The ratio of mean illumination levels is tested along with the absolute value of the means at step 56. The ratio is checked and inverted if necessary to provide a ratio of less than unity. This allows for one limit to be set for the ratio. The coefficient of variation for each camera is also checked against limits at step 60. Limits are seen below in Table 3.

At step 62, the mean illumination focus+ is checked to be within a certain tolerance range. At step 64, the coefficient of variation of the focus+ camera is checked against a predetermined limit. At step 66, the mean illumination of the focus plus camera is checked to be within a predetermined range of values. At step 68 the coefficient of variation of the focus+ camera is checked against a predetermined limit. Similarly, at step 70, the ratio of beam illumination is checked against a predetermined limit.

              TABLE 3______________________________________Parameter Results and Limits Comparison forStatic Field UniformityParameter Description            Actual Value                        Limits______________________________________Mean Illumination Focus (+)            231         220 < x < 250Coefficient of variation Focus (+)            0.6%         <1.0%Mean Illumination Focus (+)            235         220 < x < 250Coefficient of variation Focus (+)            0.7%         <1.0%Ratio of Mean Illumination            0.98         >0.97______________________________________

Focus Noise Floor Level

Now referring to FIG. 6, a flow diagram of the invention for checking focus noise floor level is shown. The above and below focus method being tested in accordance with the invention uses focus filters for each camera as shown in FIG. 15. The focus filters are electronic filters which optimize signals delivered from the cameras for focus processing by filtering out objects that do not have the characteristic frequency content of cellular nuclei. Filtering techniques are described in more detail below. Debris in the focus paths and electronic noise may generate erroneous focus projections. Theoretically, the response of the focus filters should be zero over a uniformly illuminated clear field of view. In actuality, however, the response of the filters to this type of stimulus is rarely, if ever, zero. Electronic noise, debris in the focus path, and focus filter inefficiencies can and do result in some response at the output. This response is referred to as the "focus noise floor level." Specifically, the focus noise floor level is the response of the focus filters to a uniformly illuminated clear field. One aspect of the invention provides a test for measuring the amplitude of filter response under this condition. In addition, since the above and below focus method employed generates a focus filter data point for each active line in the video timing, in one example, a total of 512 focus noise floor levels are captured and analyzed for the focus plus and focus minus response. A focus noise floor test is performed on each focus camera to ensure proper operation.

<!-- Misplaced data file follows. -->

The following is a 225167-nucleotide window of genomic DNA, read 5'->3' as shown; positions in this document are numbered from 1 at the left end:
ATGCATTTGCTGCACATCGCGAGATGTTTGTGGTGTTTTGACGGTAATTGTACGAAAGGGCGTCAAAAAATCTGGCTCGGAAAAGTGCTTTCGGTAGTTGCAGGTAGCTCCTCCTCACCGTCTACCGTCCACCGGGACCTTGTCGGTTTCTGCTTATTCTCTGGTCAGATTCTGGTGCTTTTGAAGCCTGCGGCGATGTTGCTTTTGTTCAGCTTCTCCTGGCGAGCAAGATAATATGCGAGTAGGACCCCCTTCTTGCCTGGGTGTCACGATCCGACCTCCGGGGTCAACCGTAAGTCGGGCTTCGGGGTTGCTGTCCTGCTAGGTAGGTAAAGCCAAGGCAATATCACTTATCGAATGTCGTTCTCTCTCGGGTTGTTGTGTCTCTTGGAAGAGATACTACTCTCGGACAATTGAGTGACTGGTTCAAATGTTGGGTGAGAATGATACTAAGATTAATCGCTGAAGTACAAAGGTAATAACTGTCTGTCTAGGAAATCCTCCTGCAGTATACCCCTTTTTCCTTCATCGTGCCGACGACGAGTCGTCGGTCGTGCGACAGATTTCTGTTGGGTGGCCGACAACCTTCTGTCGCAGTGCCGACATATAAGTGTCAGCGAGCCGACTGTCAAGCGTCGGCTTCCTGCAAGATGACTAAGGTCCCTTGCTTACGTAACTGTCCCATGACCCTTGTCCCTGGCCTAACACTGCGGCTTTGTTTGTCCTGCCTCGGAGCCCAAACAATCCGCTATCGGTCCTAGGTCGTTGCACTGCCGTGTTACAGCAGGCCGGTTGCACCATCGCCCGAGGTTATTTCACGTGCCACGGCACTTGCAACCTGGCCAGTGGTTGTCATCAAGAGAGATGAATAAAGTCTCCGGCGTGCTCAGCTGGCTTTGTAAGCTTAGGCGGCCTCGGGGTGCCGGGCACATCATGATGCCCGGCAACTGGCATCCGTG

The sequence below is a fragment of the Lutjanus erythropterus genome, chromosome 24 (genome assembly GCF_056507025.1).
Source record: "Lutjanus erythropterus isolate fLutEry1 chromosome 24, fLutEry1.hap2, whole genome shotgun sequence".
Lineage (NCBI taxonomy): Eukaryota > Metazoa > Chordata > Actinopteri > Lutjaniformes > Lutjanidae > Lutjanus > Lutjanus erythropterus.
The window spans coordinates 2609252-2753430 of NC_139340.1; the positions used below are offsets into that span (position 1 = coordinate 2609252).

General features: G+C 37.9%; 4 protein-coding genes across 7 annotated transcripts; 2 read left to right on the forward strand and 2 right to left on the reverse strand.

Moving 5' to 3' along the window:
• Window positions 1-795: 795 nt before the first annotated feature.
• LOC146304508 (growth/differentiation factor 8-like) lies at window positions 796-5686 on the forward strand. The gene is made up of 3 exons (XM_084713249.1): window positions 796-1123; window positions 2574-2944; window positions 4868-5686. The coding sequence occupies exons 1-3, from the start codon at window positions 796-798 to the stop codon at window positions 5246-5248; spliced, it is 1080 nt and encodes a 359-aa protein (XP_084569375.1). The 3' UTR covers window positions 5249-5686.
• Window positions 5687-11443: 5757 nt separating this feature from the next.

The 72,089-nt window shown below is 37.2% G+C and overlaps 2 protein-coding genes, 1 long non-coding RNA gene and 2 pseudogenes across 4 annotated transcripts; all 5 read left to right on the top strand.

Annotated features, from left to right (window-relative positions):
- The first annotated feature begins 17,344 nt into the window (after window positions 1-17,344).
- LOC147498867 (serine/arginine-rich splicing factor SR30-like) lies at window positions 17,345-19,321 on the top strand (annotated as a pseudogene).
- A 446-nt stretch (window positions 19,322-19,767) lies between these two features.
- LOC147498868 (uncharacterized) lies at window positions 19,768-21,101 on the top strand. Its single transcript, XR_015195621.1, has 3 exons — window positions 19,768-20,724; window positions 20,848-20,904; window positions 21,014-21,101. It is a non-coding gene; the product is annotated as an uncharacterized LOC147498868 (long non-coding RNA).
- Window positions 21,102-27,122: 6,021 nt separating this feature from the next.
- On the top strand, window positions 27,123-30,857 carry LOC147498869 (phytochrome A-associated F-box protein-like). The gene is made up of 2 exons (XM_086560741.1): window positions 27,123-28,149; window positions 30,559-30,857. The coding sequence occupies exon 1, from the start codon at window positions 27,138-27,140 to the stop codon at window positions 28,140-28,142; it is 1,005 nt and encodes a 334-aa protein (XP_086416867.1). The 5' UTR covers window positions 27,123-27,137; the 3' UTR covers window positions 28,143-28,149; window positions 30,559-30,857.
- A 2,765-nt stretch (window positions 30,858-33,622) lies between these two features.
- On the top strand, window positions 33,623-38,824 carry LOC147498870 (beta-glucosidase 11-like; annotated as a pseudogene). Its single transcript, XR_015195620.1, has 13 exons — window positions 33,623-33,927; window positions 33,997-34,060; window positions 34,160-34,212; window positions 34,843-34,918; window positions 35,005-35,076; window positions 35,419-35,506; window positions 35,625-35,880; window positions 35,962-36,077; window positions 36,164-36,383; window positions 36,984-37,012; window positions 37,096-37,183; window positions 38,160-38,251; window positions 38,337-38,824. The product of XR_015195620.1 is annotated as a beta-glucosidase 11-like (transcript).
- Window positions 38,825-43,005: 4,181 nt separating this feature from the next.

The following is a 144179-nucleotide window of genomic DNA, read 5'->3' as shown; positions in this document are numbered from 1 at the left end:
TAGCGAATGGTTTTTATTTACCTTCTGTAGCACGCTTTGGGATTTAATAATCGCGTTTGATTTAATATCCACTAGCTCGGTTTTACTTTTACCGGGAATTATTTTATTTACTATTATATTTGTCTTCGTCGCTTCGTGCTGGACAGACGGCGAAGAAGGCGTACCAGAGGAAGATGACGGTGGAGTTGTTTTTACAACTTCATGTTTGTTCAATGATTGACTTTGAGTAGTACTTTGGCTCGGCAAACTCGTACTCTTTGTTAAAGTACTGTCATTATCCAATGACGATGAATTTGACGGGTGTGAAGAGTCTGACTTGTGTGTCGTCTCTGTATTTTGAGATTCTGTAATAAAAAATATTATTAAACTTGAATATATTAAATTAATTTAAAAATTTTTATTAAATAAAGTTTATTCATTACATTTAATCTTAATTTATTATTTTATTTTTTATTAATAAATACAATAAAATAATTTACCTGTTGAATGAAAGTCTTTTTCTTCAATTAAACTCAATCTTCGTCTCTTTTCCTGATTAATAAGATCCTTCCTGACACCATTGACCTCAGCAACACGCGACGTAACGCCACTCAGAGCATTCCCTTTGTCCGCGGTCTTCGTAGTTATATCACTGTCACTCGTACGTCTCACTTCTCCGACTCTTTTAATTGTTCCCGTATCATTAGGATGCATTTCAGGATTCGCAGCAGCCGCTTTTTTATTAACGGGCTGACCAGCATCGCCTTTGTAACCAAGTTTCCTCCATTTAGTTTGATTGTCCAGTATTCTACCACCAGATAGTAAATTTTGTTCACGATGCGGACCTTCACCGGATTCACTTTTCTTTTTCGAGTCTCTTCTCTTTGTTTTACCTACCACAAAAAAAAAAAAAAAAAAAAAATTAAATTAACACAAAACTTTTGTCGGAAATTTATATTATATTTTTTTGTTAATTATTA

At step 72, a selected objective is positioned over the nominal clear area of the calibration plate with, for example, a 20 selected. An image is acquired at step 74 and at step 76 noise scores for each line of the plus and minus focus filters are acquired. Data acquired from each channel is processed to determine the maximum noise values for each channel at step 78. The maximum score for each filter is then recorded as the focus noise floor at step 80. At step 82 the focus plus noise floor is checked against a predetermined limit. The focus minus noise floor is also checked at step 84. Examples of focus noise floor limits are shown below.

Limits

Focus+noise floor: <10 counts

Focus-noise floor: <10 counts